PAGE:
The programme to revamp the textile sector is in place as government injects FCFA 5 billion into CICAM.
Talk of textile industry and minds will quickly run to Cotonnière industrielle du Cameroun [CICAM]. Having enjoyed local production and marketing monopoly for several decades, CICAM remains the country's pioneer and lone surviving textile industry.
But the turn of event masterminded by the entry into the market of foreign industries, notably from Asia has for the past three decades paralysed the long standing monopoly. CICAM which occupied 85 per cent of the local market in 1985, is said to have experienced a drastic drop to barely five percent by 2016.
According to authorities of the company, the real paralysis is not caused simply by the coming into the market of textile products from Asia but is worsened by the dilapidating and obsolete production equipment, some of which have never been replaced since the company was created in 1965.
The consequence has been rather disastrous as the company finds it difficult to face the market competition with equipment that are almost half a century old.
The situation is exacerbated by the absence of actors from the private sector in the production and marketing chain. Difficult to explain the lukewarm attitude in such a sector where demand has been growing almost exponentially.
In the face of this, Chinese textile products continue to invade the market. The government as well as other stakeholders will rather not allow this incongruity to continue.
Meeting in Yaounde last October, authorities of the Ministry of Trade, those of CICAM and other economic operators discussed how best to promote locally produced loincloth as a kicks starter in the whole process of boosting local production and scaling down invading foreign textile products.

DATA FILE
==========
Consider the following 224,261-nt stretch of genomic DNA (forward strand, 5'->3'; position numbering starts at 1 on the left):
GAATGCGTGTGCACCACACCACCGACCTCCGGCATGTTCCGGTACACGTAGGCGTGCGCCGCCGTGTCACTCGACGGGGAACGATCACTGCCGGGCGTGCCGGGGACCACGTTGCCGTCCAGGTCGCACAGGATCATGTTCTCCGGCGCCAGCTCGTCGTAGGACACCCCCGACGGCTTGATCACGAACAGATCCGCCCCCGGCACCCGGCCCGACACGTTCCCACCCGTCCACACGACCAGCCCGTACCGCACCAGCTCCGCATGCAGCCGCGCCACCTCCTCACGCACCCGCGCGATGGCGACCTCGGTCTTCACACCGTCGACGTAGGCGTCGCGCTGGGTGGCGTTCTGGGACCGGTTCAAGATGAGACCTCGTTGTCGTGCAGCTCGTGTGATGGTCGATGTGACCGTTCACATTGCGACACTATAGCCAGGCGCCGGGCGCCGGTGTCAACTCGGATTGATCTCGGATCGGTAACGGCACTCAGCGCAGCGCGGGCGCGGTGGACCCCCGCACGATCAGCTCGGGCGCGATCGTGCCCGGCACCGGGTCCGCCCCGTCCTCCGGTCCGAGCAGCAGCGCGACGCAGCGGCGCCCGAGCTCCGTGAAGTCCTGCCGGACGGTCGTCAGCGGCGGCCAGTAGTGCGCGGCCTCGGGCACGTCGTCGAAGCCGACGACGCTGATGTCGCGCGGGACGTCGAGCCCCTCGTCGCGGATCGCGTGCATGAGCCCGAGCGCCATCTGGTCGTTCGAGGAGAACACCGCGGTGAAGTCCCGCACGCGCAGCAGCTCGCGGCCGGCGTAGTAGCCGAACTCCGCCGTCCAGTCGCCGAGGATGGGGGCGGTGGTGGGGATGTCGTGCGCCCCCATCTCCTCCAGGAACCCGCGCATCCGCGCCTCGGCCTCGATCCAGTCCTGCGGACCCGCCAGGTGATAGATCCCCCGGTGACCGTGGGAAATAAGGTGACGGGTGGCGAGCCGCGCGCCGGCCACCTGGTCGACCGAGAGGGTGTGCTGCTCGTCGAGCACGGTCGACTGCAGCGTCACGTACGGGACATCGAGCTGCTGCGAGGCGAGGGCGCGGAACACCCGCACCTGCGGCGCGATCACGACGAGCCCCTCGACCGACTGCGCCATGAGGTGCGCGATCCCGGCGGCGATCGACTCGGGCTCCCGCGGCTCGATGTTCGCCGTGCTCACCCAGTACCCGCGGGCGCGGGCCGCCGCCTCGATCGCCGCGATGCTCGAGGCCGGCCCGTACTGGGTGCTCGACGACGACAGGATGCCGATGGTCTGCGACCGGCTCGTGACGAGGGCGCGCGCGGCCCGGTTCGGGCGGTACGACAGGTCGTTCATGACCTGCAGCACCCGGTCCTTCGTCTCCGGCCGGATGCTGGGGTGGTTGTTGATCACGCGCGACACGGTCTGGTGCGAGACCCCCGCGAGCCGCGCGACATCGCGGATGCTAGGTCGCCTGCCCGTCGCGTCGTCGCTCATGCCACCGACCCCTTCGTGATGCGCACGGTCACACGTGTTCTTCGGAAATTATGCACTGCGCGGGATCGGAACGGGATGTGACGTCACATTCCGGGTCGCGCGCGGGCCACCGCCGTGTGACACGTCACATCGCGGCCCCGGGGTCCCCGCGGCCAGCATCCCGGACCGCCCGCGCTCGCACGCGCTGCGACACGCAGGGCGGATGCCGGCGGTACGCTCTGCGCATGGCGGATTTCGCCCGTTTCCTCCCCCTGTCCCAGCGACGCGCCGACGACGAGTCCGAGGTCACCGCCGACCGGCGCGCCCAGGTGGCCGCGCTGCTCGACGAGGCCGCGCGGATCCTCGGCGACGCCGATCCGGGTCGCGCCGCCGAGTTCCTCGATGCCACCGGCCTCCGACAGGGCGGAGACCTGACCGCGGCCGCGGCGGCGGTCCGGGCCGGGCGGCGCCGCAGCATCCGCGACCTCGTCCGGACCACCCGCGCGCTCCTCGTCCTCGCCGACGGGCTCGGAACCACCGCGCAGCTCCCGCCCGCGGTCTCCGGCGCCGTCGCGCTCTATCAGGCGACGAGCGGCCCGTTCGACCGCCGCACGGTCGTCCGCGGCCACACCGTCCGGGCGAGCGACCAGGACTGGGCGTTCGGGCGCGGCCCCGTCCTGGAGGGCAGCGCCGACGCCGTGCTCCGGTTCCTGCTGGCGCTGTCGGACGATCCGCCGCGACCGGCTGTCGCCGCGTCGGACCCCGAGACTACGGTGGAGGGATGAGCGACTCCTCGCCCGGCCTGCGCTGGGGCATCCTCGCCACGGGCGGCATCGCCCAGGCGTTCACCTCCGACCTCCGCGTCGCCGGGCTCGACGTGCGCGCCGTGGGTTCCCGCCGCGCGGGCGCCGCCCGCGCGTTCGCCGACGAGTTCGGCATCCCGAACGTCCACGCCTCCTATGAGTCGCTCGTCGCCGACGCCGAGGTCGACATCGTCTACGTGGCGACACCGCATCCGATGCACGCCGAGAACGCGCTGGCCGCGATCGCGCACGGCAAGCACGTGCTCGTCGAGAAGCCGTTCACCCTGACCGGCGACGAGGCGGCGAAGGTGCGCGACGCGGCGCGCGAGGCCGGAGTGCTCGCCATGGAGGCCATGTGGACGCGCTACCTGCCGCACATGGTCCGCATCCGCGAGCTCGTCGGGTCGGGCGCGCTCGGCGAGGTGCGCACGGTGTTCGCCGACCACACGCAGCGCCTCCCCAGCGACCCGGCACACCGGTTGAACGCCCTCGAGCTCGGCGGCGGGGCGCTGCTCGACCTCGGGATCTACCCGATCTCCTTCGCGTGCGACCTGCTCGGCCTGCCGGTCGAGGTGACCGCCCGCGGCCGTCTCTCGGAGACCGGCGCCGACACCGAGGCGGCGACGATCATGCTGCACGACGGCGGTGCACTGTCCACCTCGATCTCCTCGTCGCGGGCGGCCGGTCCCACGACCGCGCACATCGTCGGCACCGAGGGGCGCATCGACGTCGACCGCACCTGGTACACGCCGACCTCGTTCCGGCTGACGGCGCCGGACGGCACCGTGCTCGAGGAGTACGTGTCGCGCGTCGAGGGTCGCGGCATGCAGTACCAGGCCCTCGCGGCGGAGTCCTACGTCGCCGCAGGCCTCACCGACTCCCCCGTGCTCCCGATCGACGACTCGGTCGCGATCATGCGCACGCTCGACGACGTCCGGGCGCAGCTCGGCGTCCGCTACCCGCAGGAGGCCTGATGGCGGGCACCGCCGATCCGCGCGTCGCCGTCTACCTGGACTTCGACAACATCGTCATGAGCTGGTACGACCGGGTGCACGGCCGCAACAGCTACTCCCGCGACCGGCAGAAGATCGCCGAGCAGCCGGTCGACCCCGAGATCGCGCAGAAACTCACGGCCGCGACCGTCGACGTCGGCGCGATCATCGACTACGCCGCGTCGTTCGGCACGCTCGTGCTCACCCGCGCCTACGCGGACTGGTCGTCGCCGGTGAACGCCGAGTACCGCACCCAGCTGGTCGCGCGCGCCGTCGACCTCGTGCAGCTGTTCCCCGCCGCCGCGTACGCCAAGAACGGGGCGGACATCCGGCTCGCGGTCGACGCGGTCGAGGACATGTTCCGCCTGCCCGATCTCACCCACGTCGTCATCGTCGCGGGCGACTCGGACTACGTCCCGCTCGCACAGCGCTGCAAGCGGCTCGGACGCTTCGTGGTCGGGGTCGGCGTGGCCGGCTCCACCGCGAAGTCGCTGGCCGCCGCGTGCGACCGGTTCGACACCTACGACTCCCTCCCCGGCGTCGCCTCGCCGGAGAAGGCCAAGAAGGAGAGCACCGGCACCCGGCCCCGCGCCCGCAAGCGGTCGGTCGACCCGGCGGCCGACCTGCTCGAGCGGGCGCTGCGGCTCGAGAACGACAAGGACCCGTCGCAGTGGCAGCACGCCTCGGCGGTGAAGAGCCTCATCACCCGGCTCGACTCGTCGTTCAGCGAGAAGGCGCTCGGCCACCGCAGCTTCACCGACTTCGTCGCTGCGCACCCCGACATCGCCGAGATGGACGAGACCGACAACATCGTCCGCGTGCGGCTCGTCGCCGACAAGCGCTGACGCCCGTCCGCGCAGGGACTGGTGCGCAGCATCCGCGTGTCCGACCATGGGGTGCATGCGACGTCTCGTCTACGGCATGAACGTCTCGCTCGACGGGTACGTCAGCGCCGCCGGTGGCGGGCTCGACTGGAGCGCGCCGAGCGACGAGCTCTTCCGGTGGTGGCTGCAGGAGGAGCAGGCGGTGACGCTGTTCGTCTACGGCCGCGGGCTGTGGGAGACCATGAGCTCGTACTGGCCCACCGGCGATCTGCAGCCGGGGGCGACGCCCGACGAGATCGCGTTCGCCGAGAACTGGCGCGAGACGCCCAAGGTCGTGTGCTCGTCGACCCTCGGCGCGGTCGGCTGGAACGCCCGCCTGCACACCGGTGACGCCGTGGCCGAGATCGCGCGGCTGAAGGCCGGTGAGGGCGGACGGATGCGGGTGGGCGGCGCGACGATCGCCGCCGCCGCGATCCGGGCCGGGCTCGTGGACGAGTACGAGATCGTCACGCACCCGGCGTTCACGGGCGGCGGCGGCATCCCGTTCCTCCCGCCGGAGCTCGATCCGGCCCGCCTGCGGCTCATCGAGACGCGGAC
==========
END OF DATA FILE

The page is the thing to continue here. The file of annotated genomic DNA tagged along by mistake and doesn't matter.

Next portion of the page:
According to Alain Romauld Ombede Nana, Centre Regional Delegate for Trade, all foreigners involved in the production and marketing of loincloth will henceforth obtain government approval in order to undertake their activities.
Other measures taken to better revamp the sector include: an inventory of all importers who are compelled to renew their licences every year, ensuring that importers declare their goods and finally, all foreign made loincloths will henceforth carry an insignia which must be obtained in strict respect of the procedures put in place by the administration.
Pending the entry into the business of other actors in the private sector, government took the decision to inject into CICAM FCFA five billion. The money will serve in the acquisition of modern and adapted production equipment, according to Nicolas Njoh, Commercial Director for CICAM. Some of the material has already been bought and installed in Garoua and Douala where new loincloth of higher quality are under production.
This initiative is certainly hope rekindling even though more still has to be done to trigger and clear the road for the private sector to get into the business in order to block the way for foreigners. Good enough that this is happening at the time the loincloth popularly known as wrapper, is fast regaining popularity in Africa and beyond.